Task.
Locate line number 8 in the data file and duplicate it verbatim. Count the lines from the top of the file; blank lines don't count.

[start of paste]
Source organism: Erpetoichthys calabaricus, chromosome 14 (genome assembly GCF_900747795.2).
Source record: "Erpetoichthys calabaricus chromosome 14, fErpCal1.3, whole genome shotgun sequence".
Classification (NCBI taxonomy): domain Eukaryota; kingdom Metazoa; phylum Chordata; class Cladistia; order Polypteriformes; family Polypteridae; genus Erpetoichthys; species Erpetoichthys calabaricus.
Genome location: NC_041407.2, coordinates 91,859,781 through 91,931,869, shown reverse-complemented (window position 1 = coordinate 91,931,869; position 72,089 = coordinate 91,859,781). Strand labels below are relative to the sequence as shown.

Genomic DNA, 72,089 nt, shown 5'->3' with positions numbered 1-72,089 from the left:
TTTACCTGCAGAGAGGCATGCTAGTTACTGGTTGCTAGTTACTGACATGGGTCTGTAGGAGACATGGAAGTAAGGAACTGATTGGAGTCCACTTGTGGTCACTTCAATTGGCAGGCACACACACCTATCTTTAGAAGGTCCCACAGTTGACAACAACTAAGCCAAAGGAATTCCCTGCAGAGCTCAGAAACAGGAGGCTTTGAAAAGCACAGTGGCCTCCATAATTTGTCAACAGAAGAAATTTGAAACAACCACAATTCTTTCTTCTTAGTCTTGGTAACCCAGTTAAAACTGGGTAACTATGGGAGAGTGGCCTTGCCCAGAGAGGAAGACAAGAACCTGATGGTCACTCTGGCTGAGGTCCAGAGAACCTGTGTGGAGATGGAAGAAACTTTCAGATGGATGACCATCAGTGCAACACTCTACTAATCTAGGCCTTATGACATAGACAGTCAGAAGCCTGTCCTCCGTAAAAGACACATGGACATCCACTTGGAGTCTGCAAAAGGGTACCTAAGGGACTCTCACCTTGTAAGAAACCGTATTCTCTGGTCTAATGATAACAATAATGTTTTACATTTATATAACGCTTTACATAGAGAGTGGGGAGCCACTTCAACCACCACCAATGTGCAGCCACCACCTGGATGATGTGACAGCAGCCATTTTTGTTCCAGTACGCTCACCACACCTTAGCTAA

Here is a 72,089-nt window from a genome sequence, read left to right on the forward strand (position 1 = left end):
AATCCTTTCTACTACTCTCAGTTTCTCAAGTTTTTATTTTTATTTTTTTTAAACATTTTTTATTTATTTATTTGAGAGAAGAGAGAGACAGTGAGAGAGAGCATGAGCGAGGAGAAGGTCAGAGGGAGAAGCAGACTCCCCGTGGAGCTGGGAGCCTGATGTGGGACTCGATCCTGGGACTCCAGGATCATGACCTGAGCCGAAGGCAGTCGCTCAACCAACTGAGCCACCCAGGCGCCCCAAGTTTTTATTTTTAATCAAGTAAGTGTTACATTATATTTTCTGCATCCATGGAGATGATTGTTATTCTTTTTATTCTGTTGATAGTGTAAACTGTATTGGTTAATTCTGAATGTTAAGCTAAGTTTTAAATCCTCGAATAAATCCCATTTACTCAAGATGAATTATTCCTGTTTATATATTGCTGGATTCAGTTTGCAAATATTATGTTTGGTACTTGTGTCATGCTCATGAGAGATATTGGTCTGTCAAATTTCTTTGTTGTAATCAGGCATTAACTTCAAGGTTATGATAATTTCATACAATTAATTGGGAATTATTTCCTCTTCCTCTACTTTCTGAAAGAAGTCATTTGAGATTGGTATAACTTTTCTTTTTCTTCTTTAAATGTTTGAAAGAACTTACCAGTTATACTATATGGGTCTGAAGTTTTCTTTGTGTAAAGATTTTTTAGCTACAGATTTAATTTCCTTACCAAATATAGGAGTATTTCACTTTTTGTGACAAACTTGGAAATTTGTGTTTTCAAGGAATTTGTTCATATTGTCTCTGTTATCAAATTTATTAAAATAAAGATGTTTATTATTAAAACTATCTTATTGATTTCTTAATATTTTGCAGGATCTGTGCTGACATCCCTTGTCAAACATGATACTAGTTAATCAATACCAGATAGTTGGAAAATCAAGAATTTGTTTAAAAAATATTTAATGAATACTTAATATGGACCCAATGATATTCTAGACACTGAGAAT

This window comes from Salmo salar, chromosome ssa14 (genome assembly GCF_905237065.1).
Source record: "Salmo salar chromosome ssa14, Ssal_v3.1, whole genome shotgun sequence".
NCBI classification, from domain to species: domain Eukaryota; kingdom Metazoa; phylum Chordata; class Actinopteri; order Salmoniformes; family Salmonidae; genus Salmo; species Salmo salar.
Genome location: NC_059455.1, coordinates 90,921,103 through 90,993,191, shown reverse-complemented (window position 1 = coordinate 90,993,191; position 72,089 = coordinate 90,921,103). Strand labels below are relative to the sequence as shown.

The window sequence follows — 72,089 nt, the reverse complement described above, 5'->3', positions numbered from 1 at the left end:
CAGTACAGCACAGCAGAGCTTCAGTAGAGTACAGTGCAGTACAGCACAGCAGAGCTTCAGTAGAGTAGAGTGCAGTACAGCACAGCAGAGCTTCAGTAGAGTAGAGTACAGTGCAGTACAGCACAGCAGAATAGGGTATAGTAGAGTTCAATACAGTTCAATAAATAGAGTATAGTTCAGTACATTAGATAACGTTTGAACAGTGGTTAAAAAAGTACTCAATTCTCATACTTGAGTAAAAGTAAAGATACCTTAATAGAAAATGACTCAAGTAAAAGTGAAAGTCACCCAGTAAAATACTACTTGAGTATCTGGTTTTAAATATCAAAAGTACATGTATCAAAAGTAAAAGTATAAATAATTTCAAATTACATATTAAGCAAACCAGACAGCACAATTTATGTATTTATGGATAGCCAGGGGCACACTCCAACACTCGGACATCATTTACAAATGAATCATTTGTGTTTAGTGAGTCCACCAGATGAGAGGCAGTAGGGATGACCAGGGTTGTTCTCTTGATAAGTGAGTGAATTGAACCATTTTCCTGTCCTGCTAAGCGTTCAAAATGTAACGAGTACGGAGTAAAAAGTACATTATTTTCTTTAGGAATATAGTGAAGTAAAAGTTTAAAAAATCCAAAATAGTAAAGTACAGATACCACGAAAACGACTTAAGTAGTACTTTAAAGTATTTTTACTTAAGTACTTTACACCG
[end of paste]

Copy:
AATCCTTTCTACTACTCTCAGTTTCTCAAGTTTTTATTTTTATTTTTTTTAAACATTTTTTATTTATTTATTTGAGAGAAGAGAGAGACAGTGAGAGAGAGCATGAGCGAGGAGAAGGTCAGAGGGAGAAGCAGACTCCCCGTGGAGCTGGGAGCCTGATGTGGGACTCGATCCTGGGACTCCAGGATCATGACCTGAGCCGAAGGCAGTCGCTCAACCAACTGAGCCACCCAGGCGCCCCAAGTTTTTATTTTTAATCAAGTAAGTGTTACATTATATTTTCTGCATCCATGGAGATGATTGTTATTCTTTTTATTCTGTTGATAGTGTAAACTGTATTGGTTAATTCTGAATGTTAAGCTAAGTTTTAAATCCTCGAATAAATCCCATTTACTCAAGATGAATTATTCCTGTTTATATATTGCTGGATTCAGTTTGCAAATATTATGTTTGGTACTTGTGTCATGCTCATGAGAGATATTGGTCTGTCAAATTTCTTTGTTGTAATCAGGCATTAACTTCAAGGTTATGATAATTTCATACAATTAATTGGGAATTATTTCCTCTTCCTCTACTTTCTGAAAGAAGTCATTTGAGATTGGTATAACTTTTCTTTTTCTTCTTTAAATGTTTGAAAGAACTTACCAGTTATACTATATGGGTCTGAAGTTTTCTTTGTGTAAAGATTTTTTAGCTACAGATTTAATTTCCTTACCAAATATAGGAGTATTTCACTTTTTGTGACAAACTTGGAAATTTGTGTTTTCAAGGAATTTGTTCATATTGTCTCTGTTATCAAATTTATTAAAATAAAGATGTTTATTATTAAAACTATCTTATTGATTTCTTAATATTTTGCAGGATCTGTGCTGACATCCCTTGTCAAACATGATACTAGTTAATCAATACCAGATAGTTGGAAAATCAAGAATTTGTTTAAAAAATATTTAATGAATACTTAATATGGACCCAATGATATTCTAGACACTGAGAAT